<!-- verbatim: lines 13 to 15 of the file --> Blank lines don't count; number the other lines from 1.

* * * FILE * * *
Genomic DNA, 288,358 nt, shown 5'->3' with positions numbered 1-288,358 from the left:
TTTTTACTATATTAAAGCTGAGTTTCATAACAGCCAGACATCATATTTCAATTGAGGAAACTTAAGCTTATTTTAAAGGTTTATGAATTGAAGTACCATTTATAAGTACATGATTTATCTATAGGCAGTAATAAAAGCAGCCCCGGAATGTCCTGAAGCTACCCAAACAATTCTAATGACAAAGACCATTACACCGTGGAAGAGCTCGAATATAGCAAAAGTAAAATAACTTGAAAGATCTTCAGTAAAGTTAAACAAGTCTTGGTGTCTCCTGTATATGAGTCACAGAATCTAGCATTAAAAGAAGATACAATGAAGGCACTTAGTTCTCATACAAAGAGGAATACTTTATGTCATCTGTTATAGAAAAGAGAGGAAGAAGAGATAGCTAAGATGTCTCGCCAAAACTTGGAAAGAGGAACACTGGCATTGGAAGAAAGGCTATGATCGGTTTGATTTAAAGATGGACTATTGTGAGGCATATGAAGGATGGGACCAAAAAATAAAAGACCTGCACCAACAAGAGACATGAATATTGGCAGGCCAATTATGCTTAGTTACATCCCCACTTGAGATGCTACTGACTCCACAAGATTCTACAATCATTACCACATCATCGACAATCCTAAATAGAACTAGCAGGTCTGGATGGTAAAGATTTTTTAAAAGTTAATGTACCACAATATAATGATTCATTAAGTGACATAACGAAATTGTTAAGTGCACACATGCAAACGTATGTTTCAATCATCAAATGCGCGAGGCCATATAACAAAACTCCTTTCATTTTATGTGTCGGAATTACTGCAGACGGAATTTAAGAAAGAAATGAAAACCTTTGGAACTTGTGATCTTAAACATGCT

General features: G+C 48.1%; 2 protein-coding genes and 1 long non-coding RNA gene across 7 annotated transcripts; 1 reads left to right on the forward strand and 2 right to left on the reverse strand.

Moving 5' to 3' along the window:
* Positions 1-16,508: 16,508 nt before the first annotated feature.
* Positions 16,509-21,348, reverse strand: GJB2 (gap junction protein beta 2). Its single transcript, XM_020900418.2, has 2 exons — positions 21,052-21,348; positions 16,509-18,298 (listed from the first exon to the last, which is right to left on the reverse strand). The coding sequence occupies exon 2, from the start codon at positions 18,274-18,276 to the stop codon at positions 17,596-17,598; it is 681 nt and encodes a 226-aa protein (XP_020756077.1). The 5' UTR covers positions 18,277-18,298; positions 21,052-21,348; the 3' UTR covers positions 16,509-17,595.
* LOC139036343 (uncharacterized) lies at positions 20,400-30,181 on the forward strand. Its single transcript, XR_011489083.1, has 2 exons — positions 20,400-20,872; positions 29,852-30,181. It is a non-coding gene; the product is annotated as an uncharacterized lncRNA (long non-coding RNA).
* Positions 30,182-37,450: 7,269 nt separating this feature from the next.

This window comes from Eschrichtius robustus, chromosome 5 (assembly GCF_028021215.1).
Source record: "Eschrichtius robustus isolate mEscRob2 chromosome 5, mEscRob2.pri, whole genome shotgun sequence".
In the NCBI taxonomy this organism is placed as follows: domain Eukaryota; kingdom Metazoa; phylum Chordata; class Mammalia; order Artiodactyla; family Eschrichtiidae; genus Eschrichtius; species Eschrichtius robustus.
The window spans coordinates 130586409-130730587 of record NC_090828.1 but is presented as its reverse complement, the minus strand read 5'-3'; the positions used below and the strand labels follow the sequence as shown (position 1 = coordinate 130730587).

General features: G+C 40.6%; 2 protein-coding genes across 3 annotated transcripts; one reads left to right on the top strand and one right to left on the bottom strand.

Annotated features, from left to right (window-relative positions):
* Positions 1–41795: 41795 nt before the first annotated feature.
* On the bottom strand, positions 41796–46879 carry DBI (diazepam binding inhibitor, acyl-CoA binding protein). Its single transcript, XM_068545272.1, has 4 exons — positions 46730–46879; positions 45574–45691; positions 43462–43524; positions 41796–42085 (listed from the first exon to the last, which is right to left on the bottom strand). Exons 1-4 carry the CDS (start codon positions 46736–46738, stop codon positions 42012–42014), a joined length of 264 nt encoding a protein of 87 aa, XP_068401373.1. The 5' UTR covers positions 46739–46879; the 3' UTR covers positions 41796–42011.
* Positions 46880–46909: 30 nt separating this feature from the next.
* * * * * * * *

General features: G+C 40.6%; 2 protein-coding genes across 3 annotated transcripts; one reads left to right on the top strand and one right to left on the bottom strand.

Annotated features, from left to right (window-relative positions):
* Positions 1–41795: 41795 nt before the first annotated feature.